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2001: A Space Odyssey (1968)

G | | Mystery, Sci-Fi | 15 May 1968 (UK)
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Humanity finds a mysterious, obviously artificial object buried beneath the Lunar surface and, with the intelligent computer H.A.L. 9000, sets off on a quest.

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605 ( 83)
Top Rated Movies #93 | Won 1 Oscar. Another 13 wins & 7 nominations. See more awards »

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Cast

Cast overview, first billed only:
...
...
...
Daniel Richter ...
...
...
...
Sean Sullivan ...
Douglas Rain ...
HAL 9000 (voice)
Frank Miller ...
Bill Weston ...
...
Aries-1B Lunar Shuttle Captain (as Edward Bishop)
Glenn Beck ...
Alan Gifford ...
Ann Gillis ...
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Storyline

"2001" is a story of evolution. Sometime in the distant past, someone or something nudged evolution by placing a monolith on Earth (presumably elsewhere throughout the universe as well). Evolution then enabled humankind to reach the moon's surface, where yet another monolith is found, one that signals the monolith placers that humankind has evolved that far. Now a race begins between computers (HAL) and human (Bowman) to reach the monolith placers. The winner will achieve the next step in evolution, whatever that may be. Written by Larry Cousins

Plot Summary | Plot Synopsis

Taglines:

An epic drama of adventure and exploration See more »

Genres:

Mystery | Sci-Fi

Certificate:

G | See all certifications »

Parents Guide:

 »
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Details

Country:

|

Language:

|

Release Date:

15 May 1968 (UK)  »

Also Known As:

How the Solar System Was Won  »

Box Office

Budget:

$10,500,000 (estimated)

Gross:

$56,715,371 (USA)
 »

Company Credits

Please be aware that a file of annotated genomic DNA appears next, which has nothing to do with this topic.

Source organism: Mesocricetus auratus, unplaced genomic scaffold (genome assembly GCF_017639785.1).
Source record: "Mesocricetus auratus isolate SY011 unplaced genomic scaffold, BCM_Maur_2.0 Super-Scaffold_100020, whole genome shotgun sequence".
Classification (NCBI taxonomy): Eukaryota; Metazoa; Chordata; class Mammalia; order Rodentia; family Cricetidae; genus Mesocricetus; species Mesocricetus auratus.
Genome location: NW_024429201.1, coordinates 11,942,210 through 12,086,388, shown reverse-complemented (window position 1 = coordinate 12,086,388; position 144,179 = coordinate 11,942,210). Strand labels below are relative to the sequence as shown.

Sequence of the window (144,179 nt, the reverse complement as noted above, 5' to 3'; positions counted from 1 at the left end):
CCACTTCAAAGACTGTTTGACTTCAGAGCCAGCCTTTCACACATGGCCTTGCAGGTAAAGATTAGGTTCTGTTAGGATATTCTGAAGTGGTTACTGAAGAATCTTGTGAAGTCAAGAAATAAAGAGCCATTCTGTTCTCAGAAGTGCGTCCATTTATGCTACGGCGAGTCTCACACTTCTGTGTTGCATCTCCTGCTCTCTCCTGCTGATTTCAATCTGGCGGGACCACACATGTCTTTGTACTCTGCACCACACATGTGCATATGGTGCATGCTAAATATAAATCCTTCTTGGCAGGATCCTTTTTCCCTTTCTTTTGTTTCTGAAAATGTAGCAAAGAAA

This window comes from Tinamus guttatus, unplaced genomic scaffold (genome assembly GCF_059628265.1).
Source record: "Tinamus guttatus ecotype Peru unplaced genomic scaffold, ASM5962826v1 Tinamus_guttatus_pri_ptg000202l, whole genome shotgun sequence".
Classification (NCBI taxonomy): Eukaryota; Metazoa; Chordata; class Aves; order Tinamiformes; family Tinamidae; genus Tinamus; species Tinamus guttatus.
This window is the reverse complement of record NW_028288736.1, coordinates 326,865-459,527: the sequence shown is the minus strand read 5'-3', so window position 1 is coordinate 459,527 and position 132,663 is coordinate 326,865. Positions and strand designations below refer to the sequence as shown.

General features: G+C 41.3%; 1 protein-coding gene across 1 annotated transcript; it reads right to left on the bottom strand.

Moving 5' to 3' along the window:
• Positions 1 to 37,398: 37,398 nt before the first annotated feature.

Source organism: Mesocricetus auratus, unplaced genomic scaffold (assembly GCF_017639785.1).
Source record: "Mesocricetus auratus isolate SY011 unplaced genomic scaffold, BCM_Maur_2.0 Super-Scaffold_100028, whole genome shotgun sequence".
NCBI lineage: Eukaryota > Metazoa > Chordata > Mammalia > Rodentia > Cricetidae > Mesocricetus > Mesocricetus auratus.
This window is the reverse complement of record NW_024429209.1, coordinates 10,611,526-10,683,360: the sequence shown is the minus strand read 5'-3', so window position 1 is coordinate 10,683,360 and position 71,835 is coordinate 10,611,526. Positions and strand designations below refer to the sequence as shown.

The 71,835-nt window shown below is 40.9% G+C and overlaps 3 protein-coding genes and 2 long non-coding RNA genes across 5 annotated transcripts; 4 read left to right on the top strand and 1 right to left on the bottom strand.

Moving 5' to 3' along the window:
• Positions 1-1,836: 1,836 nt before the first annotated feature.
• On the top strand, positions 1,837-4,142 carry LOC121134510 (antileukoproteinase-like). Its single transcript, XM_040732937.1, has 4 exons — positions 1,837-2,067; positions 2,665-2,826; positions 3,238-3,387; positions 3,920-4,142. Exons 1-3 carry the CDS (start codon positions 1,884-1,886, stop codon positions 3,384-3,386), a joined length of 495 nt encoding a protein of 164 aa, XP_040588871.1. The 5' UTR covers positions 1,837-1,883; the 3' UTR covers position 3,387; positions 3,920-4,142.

Show detailed on  »

Technical Specs

Runtime:

| (theatrical release) | (initial release)

Sound Mix:

(35 mm magnetic prints)| (70 mm prints)| (2001 re-release)

Color:

(Technicolor)

Aspect Ratio:

2.20 : 1
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Did You Know?

Trivia

The sun and the crescent moon aligned with each other (in the opening shot) was a symbol of Zoroastrianism, an ancient Persian religion that predated Buddhism and Christianity and was based on the teachings of the prophet Zoroaster (also known as Zarathustra). This particular alignment symbolized the eternal struggle between light and darkness. Appropriately enough, the famous "2001: A Space Odyssey Theme" is from "Also Sprach Zarathustra" (Thus Spake Zarathustra), the symphonic poem by Richard Strauss, based on a book by Friedrich Nietzsche, which contained his famous declaration "God is dead". One can assume, given Stanley Kubrick's working methods, that none of this was accidental. See more »

Goofs

The people and props in the Clavius meeting hall, and the moon bus to TMA-1, move around and rest in gravity that shows they are on Earth. Moon gravity is 1/6 of Earth's gravity. See more »

Quotes

[first lines]
Aries-1B stewardess: Here you are, sir, main level please.
See more »

Crazy Credits

The original theatrical release had Ligeti's Atmospheres to a black screen for roughly 8 to 10 minutes before the movie began, and Strauss' The Blue Danube well after the end credits to a black screen. See more »

Connections